I’m not much of a NASCAR fan, but I can repeat several stories about Dale Earnhardt, Sr. I never saw James Hunt race but I know a fair amount about him. A while ago, this magazine invited Randy Lanier to come race with us at Mid-Ohio. He was the 1984 IMSA GTP champion, but that isn’t why we reached out. There really is no such thing as bad publicity when it comes to making a name for yourself in motorsports. If you don’t believe me, go back and read some of ; much of it was extremely critical, even negative in tone. Yet people will still talk about Senna long after Lewis Hamilton joins Jochen Rindt in dignified obscurity. Not because of how Senna died, but because of how he lived.
Contrast that with an afternoon I recently spent talking to an extremely successful professional racer about his career. This fellow won a lot of big races and made a very handsome living behind the wheel for decades. I was vibrating with excitement when we sat down to speak. Unfortunately, that excitement proved short-lived. If there was anything genuinely interesting about this driver’s long and respectable career, he managed to completely bury it beneath a feckless recitation of results, sponsor shout-outs, trivial details, and occasionally bitter remonstrances about missed opportunities in the business.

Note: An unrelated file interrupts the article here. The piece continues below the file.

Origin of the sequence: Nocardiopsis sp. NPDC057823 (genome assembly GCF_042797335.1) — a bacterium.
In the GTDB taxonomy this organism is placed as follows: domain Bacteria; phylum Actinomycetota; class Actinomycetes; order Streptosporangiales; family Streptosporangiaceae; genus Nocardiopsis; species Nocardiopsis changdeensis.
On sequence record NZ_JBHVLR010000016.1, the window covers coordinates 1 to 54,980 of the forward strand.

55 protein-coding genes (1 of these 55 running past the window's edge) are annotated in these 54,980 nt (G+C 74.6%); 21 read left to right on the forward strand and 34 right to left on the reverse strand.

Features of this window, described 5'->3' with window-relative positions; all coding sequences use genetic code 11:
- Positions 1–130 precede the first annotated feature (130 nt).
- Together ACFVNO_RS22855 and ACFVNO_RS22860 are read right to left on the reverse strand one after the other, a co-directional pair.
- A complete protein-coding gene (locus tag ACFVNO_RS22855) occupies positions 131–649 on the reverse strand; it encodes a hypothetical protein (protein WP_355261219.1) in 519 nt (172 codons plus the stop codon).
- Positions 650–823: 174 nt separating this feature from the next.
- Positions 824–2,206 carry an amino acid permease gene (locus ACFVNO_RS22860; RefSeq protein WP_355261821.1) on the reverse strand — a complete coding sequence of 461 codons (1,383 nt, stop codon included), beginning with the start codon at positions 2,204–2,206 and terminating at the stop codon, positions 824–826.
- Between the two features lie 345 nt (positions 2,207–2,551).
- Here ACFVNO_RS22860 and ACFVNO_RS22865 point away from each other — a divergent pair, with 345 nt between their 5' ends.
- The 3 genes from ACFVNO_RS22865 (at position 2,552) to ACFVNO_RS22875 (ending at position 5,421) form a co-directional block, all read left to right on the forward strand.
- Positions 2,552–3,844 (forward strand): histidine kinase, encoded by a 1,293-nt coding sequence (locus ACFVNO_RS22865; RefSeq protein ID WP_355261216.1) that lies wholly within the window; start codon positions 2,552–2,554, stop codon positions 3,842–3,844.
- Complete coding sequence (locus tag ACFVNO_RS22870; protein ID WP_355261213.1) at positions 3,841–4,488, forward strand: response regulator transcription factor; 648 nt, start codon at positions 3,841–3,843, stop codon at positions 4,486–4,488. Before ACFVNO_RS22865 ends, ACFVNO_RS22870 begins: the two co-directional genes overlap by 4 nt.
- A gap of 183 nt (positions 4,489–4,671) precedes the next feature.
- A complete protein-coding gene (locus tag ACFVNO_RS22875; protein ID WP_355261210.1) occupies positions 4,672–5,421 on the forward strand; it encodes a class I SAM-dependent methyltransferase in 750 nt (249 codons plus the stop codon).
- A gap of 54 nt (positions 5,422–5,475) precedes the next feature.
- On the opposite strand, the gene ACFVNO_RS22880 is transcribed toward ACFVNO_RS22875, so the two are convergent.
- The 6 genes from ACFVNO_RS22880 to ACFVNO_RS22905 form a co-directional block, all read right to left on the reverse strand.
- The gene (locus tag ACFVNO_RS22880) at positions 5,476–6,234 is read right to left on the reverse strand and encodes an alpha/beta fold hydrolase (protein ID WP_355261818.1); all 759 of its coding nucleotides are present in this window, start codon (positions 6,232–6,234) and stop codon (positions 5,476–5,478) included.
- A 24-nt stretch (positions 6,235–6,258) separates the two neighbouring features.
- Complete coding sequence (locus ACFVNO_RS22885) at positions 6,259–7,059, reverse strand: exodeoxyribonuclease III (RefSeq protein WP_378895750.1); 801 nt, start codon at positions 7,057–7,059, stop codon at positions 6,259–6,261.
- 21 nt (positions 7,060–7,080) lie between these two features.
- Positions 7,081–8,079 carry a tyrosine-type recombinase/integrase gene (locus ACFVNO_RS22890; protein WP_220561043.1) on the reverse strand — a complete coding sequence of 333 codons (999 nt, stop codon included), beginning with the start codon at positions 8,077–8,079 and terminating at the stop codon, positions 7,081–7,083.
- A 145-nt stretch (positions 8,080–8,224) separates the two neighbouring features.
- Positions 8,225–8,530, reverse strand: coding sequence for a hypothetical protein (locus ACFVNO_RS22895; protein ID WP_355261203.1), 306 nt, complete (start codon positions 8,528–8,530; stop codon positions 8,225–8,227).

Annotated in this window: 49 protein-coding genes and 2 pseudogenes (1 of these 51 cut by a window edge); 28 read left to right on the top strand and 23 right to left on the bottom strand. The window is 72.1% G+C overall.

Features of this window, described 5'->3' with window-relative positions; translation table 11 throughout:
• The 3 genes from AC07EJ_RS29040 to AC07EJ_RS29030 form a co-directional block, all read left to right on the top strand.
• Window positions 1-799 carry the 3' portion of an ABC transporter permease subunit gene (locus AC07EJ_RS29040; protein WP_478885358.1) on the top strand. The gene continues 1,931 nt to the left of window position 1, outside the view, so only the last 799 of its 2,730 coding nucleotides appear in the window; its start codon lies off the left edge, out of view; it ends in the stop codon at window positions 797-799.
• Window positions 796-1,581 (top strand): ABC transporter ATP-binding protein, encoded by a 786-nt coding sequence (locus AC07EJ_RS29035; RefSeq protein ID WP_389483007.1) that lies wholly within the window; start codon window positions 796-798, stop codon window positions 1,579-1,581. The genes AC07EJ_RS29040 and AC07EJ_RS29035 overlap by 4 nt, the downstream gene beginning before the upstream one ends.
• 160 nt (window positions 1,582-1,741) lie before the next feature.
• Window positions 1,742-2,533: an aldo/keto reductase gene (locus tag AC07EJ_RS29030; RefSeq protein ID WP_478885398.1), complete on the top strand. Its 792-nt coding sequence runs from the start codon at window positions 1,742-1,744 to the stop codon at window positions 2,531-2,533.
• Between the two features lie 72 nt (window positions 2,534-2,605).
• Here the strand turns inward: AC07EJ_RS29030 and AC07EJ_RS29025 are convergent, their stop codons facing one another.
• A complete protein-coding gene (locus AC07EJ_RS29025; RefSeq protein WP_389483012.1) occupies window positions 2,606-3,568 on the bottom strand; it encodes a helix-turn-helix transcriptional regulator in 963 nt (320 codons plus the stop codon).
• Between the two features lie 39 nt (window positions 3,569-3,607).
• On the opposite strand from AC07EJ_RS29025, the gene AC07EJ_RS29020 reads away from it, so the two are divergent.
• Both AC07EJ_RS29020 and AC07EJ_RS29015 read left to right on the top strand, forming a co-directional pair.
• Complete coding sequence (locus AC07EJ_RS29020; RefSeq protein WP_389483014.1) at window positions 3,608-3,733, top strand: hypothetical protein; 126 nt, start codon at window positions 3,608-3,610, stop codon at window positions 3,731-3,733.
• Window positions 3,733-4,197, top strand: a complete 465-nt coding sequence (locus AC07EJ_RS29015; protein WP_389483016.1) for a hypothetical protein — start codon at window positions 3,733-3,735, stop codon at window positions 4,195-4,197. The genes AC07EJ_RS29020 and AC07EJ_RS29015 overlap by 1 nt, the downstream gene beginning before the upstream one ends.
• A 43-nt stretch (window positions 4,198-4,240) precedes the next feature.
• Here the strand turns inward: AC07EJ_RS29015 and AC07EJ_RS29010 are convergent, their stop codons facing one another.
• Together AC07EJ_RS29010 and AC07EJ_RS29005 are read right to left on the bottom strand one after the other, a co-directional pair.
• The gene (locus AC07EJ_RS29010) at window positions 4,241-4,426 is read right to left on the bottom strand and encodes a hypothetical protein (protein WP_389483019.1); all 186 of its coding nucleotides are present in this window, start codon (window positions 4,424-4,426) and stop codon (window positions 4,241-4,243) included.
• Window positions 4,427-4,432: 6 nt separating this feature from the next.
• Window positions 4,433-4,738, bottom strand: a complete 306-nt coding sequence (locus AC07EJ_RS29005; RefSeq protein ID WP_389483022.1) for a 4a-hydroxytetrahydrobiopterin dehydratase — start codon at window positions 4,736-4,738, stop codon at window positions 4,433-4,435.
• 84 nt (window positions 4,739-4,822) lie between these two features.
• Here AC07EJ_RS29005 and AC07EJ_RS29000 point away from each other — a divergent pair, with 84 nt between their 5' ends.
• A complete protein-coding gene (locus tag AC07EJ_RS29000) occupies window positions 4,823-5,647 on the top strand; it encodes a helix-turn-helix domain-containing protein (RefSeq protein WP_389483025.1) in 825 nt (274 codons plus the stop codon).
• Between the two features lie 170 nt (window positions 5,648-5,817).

I don’t know why I was surprised. When this fellow was racing, he was notable for nothing at all, really. For showing up and doing his job more or less the way his employer expected. I attended a few of his races 15 years ago, and if he had any real fans, they must have stayed home that day. Nor has his fame increased with time; just for experimental purposes I’ve mentioned the interview to about a dozen friends, all of whom responded with, "I’m sorry, what was the name again?"